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City Council votes to fund Better Naito and Halsey safety upgrades

Posted by on October 26th, 2016 at 11:40 am

Hales at council this morning.

Hales at council this morning.

What started as a vision of a few tactical urbanists is now officially ensconced in City of Portland policy.

A few minutes ago Portland City Council unanimously agreed to to pass the fall supplemental budget package that included $350,000 for a seasonal version of the Better Naito project. The budget also includes $1 million for upgrades to outer Northeast Halsey Street — funding that will trigger a $1 million match in funds from the Bureau of Transportation to complete the project.

As we reported earlier this week, these two projects emerged from a list of six requests made by the Bureau of Transportation in an attempt to get a piece of a $4 million piece of the General Fund that was up for grabs.

“We’ve killed 34 of our fellow citizens with cars [this year], and that’s the #1 threat to public safety in our city.”
— Charlie Hales, Mayor

It was the last budget-related act for outgoing Mayor Charlie Hales, and he was motivated to make good on promises about making cycling on Naito Parkway easier and safer. During his pre-vote remarks in City Hall this morning Hales has strong words of support for both the projects. He spoke directly about hearing from many Portlanders who supported the Naito project.

Hales rode a bike on Naito’s temporary protected lane in July and implored advocates to get loud if they wanted the city to fund it.

“I’m very happy about Better Naito,” he said this morning, “And in terms of community involvement, I want to thank the hundreds of people who let us know it was a priority for them. It really helped us make the case that having more safe places to bike, and expanding the public realm for bicycles in this city, and is something we’re still committed too.”

And perhaps alluding to permanent, year-round changes to Naito, Hales added, “This is a step in the right direction.”

The seasonal version of Better Naito will reconfigure the lanes on the east side of the street during the busy summer festival season in Waterfront Park. For the next five years, city crews will screw in flexible plastic bollards to protect a wide space for walking and biking in both directions. The project also institutionalizes the tactical urbanism approach to street management popularized by Better Block PDX, the nonprofit group who first deployed the project in 2015. This more nimble, flexible, and cheaper approach to re-imagining streets bodes very well for the city’s new Livable Streets Strategy initiative.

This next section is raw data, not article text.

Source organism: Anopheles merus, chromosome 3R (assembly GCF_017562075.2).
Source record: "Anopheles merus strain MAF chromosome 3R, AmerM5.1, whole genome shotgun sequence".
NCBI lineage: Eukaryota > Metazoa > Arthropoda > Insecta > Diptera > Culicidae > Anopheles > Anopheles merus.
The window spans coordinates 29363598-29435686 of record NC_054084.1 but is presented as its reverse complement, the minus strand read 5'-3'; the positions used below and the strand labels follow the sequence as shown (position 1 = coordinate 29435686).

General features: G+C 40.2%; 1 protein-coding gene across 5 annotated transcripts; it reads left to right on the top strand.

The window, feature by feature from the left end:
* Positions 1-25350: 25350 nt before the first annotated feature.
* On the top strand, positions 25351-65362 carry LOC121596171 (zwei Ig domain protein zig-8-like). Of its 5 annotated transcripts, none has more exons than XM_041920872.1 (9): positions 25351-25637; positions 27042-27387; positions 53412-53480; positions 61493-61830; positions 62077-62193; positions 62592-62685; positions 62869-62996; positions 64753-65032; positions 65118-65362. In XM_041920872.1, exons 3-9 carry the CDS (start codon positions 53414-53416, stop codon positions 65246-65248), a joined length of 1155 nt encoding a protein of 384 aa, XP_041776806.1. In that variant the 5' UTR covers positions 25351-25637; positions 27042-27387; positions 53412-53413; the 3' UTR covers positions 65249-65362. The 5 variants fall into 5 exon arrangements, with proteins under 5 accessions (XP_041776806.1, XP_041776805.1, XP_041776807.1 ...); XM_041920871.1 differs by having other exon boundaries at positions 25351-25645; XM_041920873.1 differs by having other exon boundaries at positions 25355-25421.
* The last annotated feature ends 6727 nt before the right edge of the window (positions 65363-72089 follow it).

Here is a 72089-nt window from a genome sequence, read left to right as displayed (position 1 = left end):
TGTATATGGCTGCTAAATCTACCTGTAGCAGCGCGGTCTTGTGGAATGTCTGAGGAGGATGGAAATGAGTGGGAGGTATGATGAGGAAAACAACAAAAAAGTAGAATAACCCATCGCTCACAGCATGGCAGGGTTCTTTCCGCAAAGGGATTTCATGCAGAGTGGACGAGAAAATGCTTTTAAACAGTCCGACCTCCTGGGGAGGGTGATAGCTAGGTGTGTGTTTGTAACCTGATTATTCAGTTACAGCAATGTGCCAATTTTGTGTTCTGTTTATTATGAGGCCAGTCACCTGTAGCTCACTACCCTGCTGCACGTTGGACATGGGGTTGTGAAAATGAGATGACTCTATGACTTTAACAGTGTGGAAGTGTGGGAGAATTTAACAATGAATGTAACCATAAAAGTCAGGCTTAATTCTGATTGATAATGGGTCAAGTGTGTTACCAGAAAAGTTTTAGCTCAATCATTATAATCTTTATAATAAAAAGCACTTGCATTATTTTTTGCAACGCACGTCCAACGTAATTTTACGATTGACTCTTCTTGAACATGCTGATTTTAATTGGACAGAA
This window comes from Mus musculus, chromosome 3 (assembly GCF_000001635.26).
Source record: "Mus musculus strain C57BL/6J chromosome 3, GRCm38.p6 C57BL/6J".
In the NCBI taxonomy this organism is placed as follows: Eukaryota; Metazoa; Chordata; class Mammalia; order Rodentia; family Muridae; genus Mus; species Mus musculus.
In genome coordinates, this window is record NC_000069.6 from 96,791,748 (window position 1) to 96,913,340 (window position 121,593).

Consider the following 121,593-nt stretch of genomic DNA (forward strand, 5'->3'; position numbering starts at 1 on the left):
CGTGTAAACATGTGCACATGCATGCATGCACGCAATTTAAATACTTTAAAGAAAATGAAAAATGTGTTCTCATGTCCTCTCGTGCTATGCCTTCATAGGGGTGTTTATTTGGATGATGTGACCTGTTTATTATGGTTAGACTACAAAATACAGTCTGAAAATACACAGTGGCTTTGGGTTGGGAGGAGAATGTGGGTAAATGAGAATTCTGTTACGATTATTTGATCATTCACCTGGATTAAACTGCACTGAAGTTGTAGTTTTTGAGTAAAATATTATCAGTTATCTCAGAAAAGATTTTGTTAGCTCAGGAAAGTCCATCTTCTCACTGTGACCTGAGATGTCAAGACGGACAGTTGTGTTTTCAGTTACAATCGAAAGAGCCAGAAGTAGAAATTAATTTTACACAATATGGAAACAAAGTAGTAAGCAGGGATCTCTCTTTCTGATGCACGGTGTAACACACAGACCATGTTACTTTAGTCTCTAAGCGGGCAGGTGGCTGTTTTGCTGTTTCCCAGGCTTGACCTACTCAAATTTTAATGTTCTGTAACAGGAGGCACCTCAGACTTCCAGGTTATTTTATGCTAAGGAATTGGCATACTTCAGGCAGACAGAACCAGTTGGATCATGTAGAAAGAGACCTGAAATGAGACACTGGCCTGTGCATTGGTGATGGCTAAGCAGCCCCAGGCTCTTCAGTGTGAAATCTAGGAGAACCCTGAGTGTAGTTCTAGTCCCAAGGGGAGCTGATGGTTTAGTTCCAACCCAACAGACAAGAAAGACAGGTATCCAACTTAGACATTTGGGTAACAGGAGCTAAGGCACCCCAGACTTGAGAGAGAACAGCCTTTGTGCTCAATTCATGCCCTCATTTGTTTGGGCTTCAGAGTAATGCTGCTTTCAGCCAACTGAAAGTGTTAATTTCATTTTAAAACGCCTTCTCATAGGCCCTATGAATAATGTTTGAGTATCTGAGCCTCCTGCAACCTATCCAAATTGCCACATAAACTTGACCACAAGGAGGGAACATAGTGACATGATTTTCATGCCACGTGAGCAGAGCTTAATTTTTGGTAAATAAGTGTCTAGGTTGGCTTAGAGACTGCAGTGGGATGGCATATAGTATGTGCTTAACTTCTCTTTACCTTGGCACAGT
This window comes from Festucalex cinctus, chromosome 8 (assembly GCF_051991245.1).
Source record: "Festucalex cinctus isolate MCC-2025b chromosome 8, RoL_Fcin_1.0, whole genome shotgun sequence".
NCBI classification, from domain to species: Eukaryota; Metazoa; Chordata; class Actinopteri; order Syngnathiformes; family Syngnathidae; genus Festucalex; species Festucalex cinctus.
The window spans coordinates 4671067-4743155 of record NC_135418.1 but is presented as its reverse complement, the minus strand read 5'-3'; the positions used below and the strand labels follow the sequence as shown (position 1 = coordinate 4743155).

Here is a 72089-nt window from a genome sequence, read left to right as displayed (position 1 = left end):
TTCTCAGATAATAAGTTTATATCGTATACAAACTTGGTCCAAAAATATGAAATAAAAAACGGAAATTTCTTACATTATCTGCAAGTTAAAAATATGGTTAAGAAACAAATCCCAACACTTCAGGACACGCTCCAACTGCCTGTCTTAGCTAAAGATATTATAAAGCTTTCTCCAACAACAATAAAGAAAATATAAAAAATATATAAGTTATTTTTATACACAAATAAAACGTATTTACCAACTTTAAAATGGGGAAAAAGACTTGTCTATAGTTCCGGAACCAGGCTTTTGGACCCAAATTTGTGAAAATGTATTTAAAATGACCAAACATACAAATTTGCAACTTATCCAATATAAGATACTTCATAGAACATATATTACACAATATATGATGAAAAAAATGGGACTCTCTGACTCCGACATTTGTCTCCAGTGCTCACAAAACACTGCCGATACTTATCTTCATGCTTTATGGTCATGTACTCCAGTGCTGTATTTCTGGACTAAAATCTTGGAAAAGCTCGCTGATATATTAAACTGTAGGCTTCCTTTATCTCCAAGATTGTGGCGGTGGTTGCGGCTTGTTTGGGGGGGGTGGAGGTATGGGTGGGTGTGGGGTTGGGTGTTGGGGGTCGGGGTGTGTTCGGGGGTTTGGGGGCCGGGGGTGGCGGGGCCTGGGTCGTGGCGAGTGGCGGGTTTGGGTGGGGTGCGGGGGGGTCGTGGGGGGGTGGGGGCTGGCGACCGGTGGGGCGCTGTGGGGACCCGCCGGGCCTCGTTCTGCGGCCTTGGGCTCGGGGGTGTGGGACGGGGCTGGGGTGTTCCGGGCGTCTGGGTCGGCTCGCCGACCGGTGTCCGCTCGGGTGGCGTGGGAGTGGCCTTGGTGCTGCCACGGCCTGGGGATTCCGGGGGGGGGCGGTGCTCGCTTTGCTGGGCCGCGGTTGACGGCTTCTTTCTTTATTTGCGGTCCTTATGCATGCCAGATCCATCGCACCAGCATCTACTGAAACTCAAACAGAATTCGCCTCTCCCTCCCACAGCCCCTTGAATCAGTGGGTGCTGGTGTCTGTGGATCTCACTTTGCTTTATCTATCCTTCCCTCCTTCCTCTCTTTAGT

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Better Naito kickoff-12.jpg

Coming back this summer!
(Photo: J. Maus/BikePortland)

“People should have an absolute right to the safe use of our streets and it’s a goal we’ll get closer to if we make these types of investments.”
— Nick Fish, Commissioner

Hales also spoke forcefully today about the need for safety upgrades on Halsey, a project that lines up with the city’s vision zero committment and its need to invest in safety upgrades east of I-205. “Gang violence is still a serious problem in this city, we’ve had 15 homicides so far this year,” he said. “But we’ve killed 34 of our fellow citizens with cars, and that’s the #1 threat to public safety in our city.” Hales also mentioned testimony he heard last month from the mother of Fallon Smart, the 15-year-old killed by a reckless driver while walking across Hawthorne Blvd earlier this year. “We had Fawn Lengvenis here, talking about the hole in her heart from her daughter’s death… So vision zero is real and it’s human and it matters… Budgets are how you put values into action, and this is good action and I’m very proud of it.”

Commissioner Nick Fish also voiced strong support for both projects. Back in July, Fish decried Better Naito because it made it harder for him to drive on the street. “When I am in a car and trying to get from point a to point b,” he said during a Council meeting on July 29th. “There are huge consequences when we take a lane out of Naito or we close a street, and effectively what it means is that you just can’t get from here to there.”